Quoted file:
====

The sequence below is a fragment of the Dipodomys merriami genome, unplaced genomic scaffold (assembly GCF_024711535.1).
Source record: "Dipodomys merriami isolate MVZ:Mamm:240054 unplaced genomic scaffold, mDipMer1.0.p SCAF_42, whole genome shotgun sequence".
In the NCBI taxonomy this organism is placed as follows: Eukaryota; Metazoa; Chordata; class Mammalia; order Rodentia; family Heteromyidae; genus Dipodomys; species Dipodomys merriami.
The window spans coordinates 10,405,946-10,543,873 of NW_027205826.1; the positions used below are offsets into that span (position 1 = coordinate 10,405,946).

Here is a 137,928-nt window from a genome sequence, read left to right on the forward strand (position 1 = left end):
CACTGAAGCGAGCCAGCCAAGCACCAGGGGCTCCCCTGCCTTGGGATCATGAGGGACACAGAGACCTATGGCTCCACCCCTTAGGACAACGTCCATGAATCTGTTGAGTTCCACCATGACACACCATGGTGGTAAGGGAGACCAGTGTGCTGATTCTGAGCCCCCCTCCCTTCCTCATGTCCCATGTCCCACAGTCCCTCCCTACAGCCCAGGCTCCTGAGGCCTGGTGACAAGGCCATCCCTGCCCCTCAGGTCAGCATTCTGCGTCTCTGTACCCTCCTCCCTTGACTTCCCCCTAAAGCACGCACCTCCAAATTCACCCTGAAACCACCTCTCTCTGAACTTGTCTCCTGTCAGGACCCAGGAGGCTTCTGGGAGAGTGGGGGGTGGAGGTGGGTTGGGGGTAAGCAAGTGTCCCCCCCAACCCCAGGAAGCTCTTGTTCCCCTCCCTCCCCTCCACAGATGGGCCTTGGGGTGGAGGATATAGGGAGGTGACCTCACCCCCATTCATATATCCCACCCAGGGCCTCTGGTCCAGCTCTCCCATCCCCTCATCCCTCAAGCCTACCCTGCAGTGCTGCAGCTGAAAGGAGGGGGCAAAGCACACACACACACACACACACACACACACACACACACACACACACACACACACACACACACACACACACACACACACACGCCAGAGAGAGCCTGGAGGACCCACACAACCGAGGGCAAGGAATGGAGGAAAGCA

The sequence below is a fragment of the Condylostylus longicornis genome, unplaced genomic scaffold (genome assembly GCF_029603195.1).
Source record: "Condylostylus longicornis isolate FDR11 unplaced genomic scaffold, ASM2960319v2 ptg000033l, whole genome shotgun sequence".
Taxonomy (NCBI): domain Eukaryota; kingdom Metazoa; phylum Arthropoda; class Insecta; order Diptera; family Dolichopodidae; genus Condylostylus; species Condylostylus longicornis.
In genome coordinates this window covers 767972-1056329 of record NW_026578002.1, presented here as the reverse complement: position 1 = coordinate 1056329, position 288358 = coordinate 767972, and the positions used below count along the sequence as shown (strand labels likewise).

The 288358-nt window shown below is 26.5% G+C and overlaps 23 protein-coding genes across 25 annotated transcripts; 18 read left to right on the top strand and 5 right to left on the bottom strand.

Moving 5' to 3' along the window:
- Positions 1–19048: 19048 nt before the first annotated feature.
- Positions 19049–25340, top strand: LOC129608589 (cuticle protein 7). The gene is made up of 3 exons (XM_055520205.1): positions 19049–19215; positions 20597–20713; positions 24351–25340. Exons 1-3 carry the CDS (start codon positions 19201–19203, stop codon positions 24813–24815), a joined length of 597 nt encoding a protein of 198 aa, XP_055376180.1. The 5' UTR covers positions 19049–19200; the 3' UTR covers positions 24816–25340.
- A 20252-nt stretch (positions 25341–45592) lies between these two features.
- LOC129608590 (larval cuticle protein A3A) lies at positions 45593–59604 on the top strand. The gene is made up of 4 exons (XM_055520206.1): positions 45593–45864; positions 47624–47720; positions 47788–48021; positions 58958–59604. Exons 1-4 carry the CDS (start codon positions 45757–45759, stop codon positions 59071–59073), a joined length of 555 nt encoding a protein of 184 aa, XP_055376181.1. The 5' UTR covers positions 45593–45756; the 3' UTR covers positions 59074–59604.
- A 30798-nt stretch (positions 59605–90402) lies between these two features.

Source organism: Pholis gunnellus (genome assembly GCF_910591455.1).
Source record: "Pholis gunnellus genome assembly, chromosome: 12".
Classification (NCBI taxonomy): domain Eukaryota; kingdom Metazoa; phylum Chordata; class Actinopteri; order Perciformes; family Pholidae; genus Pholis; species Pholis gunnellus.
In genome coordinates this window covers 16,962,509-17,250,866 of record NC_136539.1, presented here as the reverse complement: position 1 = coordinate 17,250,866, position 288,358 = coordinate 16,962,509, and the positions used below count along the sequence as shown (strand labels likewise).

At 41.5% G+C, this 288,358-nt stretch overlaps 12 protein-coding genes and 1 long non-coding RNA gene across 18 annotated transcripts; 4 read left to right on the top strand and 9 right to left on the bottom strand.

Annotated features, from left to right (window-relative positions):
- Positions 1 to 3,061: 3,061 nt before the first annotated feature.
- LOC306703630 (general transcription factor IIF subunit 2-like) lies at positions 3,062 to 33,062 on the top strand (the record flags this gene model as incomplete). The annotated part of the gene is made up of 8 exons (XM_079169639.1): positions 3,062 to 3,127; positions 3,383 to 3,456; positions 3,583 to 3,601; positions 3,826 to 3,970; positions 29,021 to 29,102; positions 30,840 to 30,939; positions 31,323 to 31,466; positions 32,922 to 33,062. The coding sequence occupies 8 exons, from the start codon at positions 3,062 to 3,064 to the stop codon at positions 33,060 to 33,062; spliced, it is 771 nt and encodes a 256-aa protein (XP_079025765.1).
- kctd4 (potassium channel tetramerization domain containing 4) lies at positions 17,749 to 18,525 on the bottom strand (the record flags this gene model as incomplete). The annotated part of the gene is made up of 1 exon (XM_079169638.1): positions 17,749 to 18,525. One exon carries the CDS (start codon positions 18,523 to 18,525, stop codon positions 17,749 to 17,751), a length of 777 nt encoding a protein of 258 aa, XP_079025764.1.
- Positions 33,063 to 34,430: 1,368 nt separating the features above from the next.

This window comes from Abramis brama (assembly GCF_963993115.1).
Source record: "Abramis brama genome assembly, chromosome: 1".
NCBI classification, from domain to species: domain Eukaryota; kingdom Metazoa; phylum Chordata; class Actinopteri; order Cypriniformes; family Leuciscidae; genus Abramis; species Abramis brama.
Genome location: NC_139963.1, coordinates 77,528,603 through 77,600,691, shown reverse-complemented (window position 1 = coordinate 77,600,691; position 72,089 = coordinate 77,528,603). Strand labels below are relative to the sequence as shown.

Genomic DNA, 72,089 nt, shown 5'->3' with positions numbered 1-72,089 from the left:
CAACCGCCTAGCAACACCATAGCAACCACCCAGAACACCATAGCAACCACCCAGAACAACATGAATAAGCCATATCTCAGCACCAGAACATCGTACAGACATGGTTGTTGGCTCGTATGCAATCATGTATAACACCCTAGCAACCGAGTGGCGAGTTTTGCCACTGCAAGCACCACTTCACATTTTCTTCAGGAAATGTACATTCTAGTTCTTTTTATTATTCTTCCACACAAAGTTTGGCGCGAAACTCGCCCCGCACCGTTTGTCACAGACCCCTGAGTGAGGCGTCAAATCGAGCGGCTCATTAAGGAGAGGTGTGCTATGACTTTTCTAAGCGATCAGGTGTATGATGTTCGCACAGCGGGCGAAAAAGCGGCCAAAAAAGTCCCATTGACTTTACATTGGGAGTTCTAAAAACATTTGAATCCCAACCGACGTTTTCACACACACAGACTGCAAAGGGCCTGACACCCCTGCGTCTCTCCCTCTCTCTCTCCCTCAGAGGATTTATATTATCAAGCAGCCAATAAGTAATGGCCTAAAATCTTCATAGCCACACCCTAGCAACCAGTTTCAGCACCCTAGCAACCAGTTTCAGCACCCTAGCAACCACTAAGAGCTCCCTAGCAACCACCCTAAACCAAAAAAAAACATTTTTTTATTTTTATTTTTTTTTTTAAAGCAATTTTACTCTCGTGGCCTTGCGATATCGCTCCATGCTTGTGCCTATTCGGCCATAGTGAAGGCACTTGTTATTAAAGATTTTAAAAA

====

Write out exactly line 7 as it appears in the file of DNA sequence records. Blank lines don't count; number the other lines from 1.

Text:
The sequence below is a fragment of the Condylostylus longicornis genome, unplaced genomic scaffold (genome assembly GCF_029603195.1).